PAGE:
Congratulations to longtime client Peg Rasmussen, owner of Peg’s Countryside Café and Catering in Hamel, on her well-deserved induction into the Minnesota Hospitality Hall of Fame. The Minnesota Restaurant Association presented the award at its annual ceremony at the Saint Paul Hotel Nov. 19. Previous Hall of Fame inductees include such Minnesota restaurant icons as Pat Murray, Jack Mancini, David Fong, Bill Kozlak and Jack Kozlak.
For 37 years, Peg and her staff have served meal after meal after meal – more than three million by her estimation – to customers at her 55-seat restaurant that sits on the western edge of the Twin Cities. Along the way, she’s watched suburbanites discover and embrace her tiny small-town restaurant. She’s also been chosen to embody the new face of Betty Crocker, started a thriving catering operation and helped kids develop an interest in the restaurant business — all while cultivating strong friendships with her longtime customers.
“If we’re closed,” says the sign on the door to the bright yellow and red cafe, “just slide your money under the door.” With sentiments like that, you might expect Rasmussen to be a down-home purveyor of folksy philosophy and stick-to-your-ribs home cooking. And she is. But she’s also a nationally recognized businesswoman, former president of the Minnesota Restaurant Association and of the Twin West Chamber of Commerce.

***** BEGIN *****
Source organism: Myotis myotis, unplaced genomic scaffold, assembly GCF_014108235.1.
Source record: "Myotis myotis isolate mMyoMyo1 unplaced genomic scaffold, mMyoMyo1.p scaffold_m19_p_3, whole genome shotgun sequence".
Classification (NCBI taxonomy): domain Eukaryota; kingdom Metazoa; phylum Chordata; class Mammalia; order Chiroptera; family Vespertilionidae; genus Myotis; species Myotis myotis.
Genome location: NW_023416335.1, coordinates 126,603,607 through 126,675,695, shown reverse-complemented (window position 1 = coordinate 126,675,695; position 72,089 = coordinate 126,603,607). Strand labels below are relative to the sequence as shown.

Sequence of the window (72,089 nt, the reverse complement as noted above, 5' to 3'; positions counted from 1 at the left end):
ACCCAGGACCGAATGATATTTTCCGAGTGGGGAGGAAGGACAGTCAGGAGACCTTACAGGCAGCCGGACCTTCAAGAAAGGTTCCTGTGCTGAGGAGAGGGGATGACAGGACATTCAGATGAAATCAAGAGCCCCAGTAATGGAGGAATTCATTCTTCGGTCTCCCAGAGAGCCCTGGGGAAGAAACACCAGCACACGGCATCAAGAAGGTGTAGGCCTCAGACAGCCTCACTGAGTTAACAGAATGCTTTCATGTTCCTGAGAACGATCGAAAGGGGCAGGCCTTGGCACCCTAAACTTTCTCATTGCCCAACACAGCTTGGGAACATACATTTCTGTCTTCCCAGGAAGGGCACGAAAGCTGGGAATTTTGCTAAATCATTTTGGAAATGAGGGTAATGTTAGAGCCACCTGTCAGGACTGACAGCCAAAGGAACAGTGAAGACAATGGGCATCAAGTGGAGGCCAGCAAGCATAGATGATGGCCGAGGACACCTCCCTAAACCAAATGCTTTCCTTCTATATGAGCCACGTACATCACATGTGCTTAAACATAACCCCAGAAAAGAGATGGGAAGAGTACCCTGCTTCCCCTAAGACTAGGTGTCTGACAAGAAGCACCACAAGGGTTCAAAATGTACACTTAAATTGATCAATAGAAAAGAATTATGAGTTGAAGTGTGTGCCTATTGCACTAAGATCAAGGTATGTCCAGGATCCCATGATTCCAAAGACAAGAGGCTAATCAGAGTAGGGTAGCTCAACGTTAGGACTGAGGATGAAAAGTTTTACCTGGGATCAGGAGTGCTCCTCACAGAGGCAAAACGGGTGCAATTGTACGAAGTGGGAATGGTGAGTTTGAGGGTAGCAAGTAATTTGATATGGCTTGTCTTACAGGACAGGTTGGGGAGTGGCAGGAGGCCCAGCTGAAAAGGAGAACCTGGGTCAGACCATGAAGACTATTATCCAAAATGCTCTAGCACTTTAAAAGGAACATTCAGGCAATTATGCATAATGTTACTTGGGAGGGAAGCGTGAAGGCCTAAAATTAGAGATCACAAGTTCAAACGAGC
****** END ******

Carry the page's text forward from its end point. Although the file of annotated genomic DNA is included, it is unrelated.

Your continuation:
In 2009, Peg spun off her burgeoning catering business into its own facility, just down Highway 55 from the café. Today, Countryside Catering provides the same great service and cuisine – including “fancier” items, plus their signature cupcakes – that the Café became famous for, delivering food for business meetings, weddings, graduations and parties all over the Twin Cities.
In 1996, General Mills named Rasmussen one of 75 women across the country to embody a revamped Betty Crocker logo. Photos of the women were incorporated into a computer-assisted composite image, which Rasmussen proudly displays – alongside thousands of photos of restaurant regulars – on the Café’s wall.
This “non-cook” has appeared on local and national television showing people how to make her trademark fare, and is a part of one of the country’s most recognizable and enduring food-related trademarks.